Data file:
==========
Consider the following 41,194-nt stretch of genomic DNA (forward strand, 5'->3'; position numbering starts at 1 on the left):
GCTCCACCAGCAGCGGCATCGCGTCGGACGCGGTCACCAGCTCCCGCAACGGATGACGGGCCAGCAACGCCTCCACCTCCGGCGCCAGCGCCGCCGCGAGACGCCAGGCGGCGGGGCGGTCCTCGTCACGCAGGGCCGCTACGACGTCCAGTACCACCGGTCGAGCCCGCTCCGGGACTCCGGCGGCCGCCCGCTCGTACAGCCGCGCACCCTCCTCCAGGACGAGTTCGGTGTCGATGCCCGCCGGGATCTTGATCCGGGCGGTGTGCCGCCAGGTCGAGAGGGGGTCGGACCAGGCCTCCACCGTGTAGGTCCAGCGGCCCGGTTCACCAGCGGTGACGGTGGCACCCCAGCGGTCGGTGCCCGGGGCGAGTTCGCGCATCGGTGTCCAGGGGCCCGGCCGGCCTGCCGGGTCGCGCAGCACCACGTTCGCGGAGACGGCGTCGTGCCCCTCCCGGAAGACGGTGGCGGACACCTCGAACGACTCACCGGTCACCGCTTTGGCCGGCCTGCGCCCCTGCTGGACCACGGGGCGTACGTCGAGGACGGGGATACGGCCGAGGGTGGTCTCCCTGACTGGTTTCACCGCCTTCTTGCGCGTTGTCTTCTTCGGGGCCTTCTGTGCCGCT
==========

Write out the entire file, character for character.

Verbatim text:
Consider the following 41,194-nt stretch of genomic DNA (forward strand, 5'->3'; position numbering starts at 1 on the left):
GCTCCACCAGCAGCGGCATCGCGTCGGACGCGGTCACCAGCTCCCGCAACGGATGACGGGCCAGCAACGCCTCCACCTCCGGCGCCAGCGCCGCCGCGAGACGCCAGGCGGCGGGGCGGTCCTCGTCACGCAGGGCCGCTACGACGTCCAGTACCACCGGTCGAGCCCGCTCCGGGACTCCGGCGGCCGCCCGCTCGTACAGCCGCGCACCCTCCTCCAGGACGAGTTCGGTGTCGATGCCCGCCGGGATCTTGATCCGGGCGGTGTGCCGCCAGGTCGAGAGGGGGTCGGACCAGGCCTCCACCGTGTAGGTCCAGCGGCCCGGTTCACCAGCGGTGACGGTGGCACCCCAGCGGTCGGTGCCCGGGGCGAGTTCGCGCATCGGTGTCCAGGGGCCCGGCCGGCCTGCCGGGTCGCGCAGCACCACGTTCGCGGAGACGGCGTCGTGCCCCTCCCGGAAGACGGTGGCGGACACCTCGAACGACTCACCGGTCACCGCTTTGGCCGGCCTGCGCCCCTGCTGGACCACGGGGCGTACGTCGAGGACGGGGATACGGCCGAGGGTGGTCTCCCTGACTGGTTTCACCGCCTTCTTGCGCGTTGTCTTCTTCGGGGCCTTCTGTGCCGCT